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Injury epidemiology and prevention in youth rugby union (PhD Academy Award)
  1. Craig Barden1,2
  1. 1Department for Health, University of Bath, Bath, UK
  2. 2School of Natural, Social and Sport Sciences, University of Gloucestershire, Gloucester, UK
  1. Correspondence to Dr Craig Barden, Department for Health, University of Bath - Claverton Down Campus, Bath GL2 9HW, UK; cbarden{at}

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What did I do?

This mixed-methods thesis assessed the implementation and effectiveness of the Activate injury prevention exercise programme in English schoolboy rugby union. Activate is a rugby-specific warm-up designed to be used three times per week prior to training and games.1

Initially, I conducted a systematic review investigating the implementation of rugby injury prevention strategies2 to inform and develop the following research questions (figure 1):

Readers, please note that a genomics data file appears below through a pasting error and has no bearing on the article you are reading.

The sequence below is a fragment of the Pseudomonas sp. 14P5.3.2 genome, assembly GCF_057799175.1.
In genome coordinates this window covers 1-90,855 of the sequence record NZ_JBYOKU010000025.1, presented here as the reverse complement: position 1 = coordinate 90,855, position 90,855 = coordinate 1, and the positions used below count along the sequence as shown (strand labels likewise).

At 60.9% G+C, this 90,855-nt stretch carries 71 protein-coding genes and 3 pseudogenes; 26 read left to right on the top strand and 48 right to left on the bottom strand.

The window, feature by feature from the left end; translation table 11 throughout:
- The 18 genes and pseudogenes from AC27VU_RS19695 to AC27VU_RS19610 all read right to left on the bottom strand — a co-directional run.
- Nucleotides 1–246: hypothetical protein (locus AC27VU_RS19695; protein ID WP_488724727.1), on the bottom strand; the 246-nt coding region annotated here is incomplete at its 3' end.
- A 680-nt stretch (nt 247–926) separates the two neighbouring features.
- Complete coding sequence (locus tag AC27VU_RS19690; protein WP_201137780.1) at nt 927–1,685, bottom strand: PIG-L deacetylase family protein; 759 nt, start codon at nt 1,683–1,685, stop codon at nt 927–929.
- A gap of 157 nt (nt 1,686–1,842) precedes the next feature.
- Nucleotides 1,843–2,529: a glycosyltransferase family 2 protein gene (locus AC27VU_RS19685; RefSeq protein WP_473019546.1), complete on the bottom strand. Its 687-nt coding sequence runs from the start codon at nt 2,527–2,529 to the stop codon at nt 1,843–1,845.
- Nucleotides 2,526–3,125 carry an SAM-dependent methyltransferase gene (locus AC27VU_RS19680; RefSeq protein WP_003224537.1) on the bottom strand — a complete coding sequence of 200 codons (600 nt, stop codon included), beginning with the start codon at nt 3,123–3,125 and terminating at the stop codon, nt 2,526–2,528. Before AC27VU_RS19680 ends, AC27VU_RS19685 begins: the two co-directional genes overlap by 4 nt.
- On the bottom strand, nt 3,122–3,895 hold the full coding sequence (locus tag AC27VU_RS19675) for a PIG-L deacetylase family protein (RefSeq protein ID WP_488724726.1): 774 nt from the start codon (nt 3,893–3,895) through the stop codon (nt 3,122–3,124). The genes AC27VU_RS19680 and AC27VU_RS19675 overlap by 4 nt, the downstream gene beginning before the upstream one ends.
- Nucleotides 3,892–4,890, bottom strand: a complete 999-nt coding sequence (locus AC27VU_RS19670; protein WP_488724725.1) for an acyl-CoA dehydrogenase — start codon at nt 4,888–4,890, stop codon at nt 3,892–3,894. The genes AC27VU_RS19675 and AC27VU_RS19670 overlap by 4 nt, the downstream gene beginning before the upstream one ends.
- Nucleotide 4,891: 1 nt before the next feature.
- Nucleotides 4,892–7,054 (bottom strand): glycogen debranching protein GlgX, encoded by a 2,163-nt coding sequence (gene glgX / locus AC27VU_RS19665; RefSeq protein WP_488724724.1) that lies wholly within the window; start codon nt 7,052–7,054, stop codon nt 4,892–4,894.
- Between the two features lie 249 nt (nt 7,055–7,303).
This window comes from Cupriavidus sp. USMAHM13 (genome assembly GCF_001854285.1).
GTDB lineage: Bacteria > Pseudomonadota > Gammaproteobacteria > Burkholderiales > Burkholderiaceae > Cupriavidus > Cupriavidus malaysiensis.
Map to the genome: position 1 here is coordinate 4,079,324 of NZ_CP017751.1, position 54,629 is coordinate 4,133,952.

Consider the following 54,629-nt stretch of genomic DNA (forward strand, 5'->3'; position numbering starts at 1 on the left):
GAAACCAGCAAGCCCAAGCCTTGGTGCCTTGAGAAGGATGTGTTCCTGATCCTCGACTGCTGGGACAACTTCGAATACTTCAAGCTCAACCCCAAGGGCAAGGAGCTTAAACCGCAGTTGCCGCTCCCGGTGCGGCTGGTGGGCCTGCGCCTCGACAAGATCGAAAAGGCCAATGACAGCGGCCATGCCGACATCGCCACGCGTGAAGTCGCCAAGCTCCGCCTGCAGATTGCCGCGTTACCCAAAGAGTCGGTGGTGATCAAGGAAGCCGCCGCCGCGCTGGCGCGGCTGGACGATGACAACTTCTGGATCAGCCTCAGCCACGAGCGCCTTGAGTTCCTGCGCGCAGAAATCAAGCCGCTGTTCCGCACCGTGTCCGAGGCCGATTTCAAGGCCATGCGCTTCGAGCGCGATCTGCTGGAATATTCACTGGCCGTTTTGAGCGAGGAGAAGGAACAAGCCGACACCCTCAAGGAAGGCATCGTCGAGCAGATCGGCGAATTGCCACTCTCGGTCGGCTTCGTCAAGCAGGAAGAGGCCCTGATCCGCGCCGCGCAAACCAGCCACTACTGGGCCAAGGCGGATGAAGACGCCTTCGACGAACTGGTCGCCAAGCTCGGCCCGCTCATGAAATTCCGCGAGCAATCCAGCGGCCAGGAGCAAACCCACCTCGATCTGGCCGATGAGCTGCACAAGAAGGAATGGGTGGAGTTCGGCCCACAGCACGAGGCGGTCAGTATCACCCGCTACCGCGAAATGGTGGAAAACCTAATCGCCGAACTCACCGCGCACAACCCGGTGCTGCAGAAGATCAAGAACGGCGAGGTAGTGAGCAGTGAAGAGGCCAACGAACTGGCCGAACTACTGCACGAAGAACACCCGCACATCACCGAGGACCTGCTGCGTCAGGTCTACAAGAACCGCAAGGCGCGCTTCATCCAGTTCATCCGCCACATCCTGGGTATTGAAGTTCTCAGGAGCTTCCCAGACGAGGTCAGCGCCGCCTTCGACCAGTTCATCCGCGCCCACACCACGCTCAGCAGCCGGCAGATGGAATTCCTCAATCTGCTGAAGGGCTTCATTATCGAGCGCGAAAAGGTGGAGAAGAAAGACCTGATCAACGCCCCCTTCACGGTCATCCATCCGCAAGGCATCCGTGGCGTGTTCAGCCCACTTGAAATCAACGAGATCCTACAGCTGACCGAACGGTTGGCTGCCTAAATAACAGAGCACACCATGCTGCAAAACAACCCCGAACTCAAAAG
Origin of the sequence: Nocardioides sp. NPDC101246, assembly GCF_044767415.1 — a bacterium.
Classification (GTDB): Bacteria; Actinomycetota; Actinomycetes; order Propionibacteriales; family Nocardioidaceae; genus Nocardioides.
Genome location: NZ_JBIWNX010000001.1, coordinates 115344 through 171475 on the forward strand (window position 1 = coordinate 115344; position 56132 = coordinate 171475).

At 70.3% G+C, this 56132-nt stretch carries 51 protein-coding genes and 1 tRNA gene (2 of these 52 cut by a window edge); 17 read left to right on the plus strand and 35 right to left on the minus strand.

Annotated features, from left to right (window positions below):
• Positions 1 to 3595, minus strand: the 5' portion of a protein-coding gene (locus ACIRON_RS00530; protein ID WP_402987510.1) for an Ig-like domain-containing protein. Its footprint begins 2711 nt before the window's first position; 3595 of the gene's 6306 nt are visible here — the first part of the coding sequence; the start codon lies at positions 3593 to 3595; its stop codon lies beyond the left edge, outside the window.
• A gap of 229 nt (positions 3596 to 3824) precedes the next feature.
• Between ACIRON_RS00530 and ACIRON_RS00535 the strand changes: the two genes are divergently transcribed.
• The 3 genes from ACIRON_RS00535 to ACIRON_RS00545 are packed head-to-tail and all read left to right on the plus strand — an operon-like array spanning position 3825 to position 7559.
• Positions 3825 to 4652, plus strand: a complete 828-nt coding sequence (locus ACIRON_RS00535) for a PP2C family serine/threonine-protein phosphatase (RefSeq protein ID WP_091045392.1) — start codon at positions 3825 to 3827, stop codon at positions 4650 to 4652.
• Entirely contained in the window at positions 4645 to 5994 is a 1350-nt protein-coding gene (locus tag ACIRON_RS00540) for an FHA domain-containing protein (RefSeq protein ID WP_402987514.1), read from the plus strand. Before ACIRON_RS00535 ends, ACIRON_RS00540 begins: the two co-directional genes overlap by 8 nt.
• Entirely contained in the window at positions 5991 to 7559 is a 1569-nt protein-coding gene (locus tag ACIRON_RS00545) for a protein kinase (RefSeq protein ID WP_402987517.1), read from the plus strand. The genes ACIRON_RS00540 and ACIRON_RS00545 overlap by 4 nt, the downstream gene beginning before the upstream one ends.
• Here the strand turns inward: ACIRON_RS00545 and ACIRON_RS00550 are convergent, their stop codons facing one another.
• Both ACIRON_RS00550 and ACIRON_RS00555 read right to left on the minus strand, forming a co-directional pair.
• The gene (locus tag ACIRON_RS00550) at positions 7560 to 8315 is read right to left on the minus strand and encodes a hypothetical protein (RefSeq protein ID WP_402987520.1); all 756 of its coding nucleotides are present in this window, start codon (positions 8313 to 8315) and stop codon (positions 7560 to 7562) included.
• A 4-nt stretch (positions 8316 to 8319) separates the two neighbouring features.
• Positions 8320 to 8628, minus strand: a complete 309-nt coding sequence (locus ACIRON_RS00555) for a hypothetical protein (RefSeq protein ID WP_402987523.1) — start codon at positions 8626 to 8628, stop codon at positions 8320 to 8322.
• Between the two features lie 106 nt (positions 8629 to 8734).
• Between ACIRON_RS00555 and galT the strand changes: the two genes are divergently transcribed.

• What are the knowledge, perceptions and awareness of schoolboy rugby coaches towards injury prevention, risk and Activate?

  • Does attending an Activate workshops change these perceptions and affect Activate implementation?

  • What barriers and facilitators are there to coaches implementing Activate?

  • Is Activate effective in reducing injury risk in schoolboy rugby?

Figure 1

Flow chart outlining thesis studies and their relation to each other (reference). HAPA, health action process approach model; RE-AIM, Reach, Effectiveness, Adoption, Implementation, Maintenance Framework.

I coauthored the Youth Rugby Injury Surveillance and Prevention Project, to further understand the risk, types and mechanisms of injury in schoolboy rugby, providing epidemiological data to support the thesis.3

Why did I do it?

Rugby Union has come under intense scrutiny due to the associated injury risk and the prevalence of injuries, such as concussion.3 Various preventative strategies have been developed with one breakthrough being …

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  • Contributors CB completed this work as part of his PhD, which was supervised by CM and KS. Some studies were aided by further researchers, for which they are credited as coauthors.

  • Funding The authors have not declared a specific grant for this research from any funding agency in the public, commercial or not-for-profit sectors.

  • Competing interests The PhD was fully funded by the Rugby Football Union (English national governing body for Rugby Union).

  • Provenance and peer review Not commissioned; externally peer reviewed.